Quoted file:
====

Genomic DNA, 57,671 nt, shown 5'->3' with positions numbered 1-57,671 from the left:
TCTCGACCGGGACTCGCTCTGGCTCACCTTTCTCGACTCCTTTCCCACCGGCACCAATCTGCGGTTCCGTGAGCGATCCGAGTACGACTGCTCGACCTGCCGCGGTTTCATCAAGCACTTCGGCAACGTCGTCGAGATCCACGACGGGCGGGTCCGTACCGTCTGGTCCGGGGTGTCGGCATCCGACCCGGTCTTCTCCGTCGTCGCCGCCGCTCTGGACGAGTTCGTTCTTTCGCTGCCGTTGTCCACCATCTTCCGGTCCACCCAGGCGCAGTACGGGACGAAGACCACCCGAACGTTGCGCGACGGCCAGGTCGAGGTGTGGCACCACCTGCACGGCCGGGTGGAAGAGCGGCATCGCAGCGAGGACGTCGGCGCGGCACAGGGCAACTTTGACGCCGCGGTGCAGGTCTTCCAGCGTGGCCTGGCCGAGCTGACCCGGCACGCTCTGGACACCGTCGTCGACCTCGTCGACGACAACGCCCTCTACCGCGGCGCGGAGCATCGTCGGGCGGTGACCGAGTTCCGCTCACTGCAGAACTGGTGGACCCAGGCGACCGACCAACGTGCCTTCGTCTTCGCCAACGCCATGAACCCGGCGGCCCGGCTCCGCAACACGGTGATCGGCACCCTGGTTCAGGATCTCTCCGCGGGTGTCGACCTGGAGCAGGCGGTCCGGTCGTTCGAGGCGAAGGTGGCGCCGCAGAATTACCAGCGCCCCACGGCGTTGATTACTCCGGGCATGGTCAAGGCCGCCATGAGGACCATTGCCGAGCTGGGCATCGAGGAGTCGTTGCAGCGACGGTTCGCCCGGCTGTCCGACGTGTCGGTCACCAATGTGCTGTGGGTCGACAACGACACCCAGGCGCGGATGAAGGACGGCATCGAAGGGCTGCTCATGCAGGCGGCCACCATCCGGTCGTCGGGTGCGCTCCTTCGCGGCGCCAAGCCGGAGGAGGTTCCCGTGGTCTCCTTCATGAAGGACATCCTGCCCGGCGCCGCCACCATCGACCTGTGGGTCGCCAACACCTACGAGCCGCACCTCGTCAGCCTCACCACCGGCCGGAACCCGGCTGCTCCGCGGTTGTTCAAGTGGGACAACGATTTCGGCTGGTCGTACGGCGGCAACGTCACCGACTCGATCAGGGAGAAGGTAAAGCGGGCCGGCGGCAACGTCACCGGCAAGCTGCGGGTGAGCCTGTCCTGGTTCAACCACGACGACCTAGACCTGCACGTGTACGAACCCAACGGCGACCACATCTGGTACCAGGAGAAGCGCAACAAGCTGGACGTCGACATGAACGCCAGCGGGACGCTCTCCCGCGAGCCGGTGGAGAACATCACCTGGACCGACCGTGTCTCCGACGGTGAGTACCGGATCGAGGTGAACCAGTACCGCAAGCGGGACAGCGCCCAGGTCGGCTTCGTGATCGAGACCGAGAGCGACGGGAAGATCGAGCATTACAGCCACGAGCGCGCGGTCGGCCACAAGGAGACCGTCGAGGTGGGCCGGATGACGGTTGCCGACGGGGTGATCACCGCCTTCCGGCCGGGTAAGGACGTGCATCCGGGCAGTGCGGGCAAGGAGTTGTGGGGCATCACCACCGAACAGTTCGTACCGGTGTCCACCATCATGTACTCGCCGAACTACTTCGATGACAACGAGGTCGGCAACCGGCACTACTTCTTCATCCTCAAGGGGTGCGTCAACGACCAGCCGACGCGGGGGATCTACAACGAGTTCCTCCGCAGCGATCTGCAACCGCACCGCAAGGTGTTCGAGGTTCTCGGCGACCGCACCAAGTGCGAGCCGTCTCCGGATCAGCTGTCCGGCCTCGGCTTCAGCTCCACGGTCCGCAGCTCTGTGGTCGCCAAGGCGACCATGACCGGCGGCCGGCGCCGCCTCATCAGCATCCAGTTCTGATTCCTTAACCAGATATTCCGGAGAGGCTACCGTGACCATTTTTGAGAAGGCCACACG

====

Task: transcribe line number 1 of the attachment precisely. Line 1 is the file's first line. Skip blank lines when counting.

Genomic DNA, 57,671 nt, shown 5'->3' with positions numbered 1-57,671 from the left: